April 27, 2010 — Editor's note: Nurses play a key role in implementing the initiatives of healthcare reform, according to a presentation at the Preventive Cardiovascular Nurses Association 16th Annual Symposium, held from April 15 to 17 in Chicago, Illinois.
To learn more about how nurses can facilitate the transition to new healthcare policy, Medscape Nurses interviewed presenter Rebecca M. Patton, MSN, RN, CNOR, president of the American Nurses Association (ANA), based in Silver Spring, Maryland. The interview provides an overview of what healthcare reform will mean for patients and nurses, and highlights the need to remove unnecessary practice restrictions on advanced practice registered nurses (APRNs) in light of the continuing nurse and primary care physician shortage.
Practical suggestions are offered for nurses on how to provide a new, stronger level of leadership and to effectively direct and manage care in collaboration with physicians and other healthcare professionals. The roles nurses should assume include advocating for needed changes in healthcare policy, implementing vaccination campaigns, and responding to pandemics and other disasters.
Medscape: How will the new healthcare reform legislation affect access to care?
Ms. Patton: Providing patients with increased access to affordable, high-quality healthcare was ANA's overarching objective relating to healthcare reform, and the legislation goes a long way toward meeting this objective.
For starters, the bill will improve overall access by eventually providing insurance coverage for what is estimated to be more than 30 million additional Americans, and assistance to an estimated 25 million underinsured Americans. So those who have had either no coverage or inadequate coverage (and consequently limited access for economic reasons) will be able to access care at a reasonable cost.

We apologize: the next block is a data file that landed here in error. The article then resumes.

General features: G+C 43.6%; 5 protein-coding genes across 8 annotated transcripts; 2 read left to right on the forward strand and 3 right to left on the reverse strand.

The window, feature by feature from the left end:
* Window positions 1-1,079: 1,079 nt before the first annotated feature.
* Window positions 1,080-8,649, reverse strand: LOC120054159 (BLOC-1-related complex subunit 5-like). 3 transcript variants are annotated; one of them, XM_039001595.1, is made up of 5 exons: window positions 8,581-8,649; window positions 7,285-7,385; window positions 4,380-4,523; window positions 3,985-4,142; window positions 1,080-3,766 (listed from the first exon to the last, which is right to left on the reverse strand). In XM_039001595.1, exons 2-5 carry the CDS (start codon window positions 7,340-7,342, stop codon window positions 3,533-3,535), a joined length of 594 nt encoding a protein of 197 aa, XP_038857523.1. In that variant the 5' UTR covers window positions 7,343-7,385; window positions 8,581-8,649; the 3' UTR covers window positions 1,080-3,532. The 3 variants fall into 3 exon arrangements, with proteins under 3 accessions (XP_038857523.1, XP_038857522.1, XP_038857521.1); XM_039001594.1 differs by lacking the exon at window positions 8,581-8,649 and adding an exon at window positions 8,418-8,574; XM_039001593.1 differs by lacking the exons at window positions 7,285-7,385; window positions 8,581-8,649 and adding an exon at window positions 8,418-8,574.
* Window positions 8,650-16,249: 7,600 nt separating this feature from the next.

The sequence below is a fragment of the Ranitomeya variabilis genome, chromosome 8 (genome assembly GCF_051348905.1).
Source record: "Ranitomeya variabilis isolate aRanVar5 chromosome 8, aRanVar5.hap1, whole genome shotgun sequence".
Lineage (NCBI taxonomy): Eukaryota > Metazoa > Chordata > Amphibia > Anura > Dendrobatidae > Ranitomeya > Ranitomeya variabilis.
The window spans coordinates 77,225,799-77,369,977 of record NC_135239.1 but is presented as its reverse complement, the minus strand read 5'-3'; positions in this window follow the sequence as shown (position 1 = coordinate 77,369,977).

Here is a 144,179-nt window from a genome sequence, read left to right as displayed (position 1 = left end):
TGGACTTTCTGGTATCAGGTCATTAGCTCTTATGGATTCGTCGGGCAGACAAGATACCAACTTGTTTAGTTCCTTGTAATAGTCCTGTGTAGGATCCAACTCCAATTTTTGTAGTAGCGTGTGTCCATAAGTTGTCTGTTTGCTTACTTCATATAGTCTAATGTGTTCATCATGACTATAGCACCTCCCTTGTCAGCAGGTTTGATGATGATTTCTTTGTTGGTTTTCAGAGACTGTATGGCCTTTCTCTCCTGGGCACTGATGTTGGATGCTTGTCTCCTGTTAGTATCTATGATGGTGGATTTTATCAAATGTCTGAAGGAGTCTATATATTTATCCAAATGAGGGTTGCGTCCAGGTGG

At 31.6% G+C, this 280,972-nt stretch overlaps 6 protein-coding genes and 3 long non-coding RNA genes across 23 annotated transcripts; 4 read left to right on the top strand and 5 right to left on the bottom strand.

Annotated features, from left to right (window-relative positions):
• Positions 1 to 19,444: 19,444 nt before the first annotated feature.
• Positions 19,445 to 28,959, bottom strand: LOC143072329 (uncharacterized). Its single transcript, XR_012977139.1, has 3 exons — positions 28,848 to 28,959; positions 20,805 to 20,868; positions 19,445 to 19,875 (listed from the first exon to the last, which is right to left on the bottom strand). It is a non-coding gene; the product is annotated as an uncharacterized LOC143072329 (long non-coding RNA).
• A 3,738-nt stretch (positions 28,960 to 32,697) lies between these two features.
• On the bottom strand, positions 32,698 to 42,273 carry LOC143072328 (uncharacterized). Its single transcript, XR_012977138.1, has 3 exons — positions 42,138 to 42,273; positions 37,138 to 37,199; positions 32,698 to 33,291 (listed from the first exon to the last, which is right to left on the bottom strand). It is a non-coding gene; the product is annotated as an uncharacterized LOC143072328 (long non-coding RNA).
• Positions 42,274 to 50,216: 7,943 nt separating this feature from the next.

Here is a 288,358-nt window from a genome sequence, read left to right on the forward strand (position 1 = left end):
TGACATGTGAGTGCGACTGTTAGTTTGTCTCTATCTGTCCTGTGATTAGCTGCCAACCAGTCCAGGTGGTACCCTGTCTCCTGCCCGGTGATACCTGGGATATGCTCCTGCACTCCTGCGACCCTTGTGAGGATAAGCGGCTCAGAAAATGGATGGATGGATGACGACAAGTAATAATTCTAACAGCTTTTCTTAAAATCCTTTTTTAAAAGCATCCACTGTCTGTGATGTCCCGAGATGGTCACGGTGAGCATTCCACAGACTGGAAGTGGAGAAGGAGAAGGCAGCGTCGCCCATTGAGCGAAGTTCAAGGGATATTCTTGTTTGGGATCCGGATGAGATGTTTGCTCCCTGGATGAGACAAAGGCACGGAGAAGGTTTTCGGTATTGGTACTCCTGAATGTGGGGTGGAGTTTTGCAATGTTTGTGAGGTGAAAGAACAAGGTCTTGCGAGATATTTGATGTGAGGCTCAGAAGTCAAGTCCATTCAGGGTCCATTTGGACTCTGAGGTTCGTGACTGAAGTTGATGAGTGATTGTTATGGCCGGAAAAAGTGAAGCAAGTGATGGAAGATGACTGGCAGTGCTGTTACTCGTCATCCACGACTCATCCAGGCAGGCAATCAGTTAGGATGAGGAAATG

Medscape: Does the new healthcare reform legislation include provisions for nursing education?
Ms. Patton: The reform bill invests heavily in nursing education and retention, as well as many other forward-thinking programs geared toward building and maintaining the nursing workforce of the future. These include various federal grants specifically targeted at associate, baccalaureate, and advanced education nursing; workforce diversity; and the National Nurse Service Corps, which repays 60% of nursing student loans in exchange for at least 2 years of practice at a facility that has a critical shortage of nurses.
All of these provisions are critically important in the face of a continuing nursing and primary care physician shortage. Over time, this will improve patient access by strengthening and expanding the nursing "pipeline," so that all patients have unhindered access to the quality care they deserve and that is their right.